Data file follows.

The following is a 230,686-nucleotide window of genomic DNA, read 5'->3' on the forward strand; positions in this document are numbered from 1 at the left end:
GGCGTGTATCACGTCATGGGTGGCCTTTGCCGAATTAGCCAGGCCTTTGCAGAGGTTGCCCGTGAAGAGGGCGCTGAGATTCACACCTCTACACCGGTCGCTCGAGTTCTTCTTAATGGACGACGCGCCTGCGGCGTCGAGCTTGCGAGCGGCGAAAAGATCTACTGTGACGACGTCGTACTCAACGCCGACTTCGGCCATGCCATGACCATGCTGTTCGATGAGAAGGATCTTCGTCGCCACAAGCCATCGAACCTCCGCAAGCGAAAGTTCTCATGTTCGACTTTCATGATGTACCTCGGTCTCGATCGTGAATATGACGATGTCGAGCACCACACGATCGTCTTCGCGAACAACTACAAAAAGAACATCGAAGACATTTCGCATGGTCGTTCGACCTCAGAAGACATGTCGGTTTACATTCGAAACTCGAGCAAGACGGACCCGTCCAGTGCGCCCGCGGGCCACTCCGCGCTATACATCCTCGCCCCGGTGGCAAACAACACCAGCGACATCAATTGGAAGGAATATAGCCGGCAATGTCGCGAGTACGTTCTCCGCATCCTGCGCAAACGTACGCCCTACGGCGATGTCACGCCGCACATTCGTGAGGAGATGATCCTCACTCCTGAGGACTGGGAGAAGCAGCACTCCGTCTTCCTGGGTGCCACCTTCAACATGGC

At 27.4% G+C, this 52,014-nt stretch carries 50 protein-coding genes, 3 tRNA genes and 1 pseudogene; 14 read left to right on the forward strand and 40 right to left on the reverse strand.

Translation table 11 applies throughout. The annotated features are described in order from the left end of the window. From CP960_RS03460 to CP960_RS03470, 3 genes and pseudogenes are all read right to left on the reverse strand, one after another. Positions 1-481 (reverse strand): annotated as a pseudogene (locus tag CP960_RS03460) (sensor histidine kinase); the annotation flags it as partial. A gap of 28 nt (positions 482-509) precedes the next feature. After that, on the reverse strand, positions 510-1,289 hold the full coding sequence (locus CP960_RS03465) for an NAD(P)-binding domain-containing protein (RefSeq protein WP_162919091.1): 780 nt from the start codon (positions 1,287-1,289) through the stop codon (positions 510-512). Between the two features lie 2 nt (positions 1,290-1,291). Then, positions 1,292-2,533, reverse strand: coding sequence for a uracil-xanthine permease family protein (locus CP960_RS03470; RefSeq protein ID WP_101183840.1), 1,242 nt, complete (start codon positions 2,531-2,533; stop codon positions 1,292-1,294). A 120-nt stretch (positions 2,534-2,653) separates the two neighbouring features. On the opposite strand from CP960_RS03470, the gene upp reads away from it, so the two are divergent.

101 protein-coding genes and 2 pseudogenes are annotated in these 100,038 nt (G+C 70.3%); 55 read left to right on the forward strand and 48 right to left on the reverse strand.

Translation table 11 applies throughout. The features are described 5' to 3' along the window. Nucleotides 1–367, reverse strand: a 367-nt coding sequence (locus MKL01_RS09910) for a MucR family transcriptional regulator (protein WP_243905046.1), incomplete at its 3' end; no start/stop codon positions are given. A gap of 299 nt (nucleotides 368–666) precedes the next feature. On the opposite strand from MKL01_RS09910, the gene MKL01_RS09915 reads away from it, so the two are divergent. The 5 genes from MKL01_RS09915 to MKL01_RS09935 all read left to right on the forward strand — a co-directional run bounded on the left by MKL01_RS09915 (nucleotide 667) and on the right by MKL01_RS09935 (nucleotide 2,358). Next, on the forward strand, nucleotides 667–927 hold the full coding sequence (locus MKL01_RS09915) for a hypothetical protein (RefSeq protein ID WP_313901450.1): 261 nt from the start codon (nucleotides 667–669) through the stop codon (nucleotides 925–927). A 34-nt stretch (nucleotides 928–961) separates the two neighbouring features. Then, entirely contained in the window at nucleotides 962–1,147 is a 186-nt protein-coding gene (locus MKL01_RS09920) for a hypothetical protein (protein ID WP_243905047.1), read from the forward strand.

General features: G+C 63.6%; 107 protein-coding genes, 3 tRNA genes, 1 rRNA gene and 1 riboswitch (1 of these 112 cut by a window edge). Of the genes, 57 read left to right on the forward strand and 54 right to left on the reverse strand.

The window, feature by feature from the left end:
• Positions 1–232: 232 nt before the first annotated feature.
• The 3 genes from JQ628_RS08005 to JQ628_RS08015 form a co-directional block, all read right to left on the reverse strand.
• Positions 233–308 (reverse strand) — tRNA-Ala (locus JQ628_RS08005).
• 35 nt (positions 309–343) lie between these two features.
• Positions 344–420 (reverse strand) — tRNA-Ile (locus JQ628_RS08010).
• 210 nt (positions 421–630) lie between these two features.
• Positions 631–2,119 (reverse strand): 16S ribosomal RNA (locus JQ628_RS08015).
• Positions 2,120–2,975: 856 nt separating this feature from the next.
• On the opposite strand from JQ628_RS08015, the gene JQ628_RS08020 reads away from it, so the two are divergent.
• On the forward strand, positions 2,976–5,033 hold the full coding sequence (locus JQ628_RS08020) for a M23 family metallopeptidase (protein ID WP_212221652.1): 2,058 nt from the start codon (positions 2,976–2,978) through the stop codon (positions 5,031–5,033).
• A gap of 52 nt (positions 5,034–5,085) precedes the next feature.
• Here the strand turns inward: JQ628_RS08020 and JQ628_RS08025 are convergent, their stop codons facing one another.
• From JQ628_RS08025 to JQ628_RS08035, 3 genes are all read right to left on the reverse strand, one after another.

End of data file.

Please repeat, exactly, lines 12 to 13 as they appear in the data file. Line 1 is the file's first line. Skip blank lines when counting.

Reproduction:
• 35 nt (positions 309–343) lie between these two features.
• Positions 344–420 (reverse strand) — tRNA-Ile (locus JQ628_RS08010).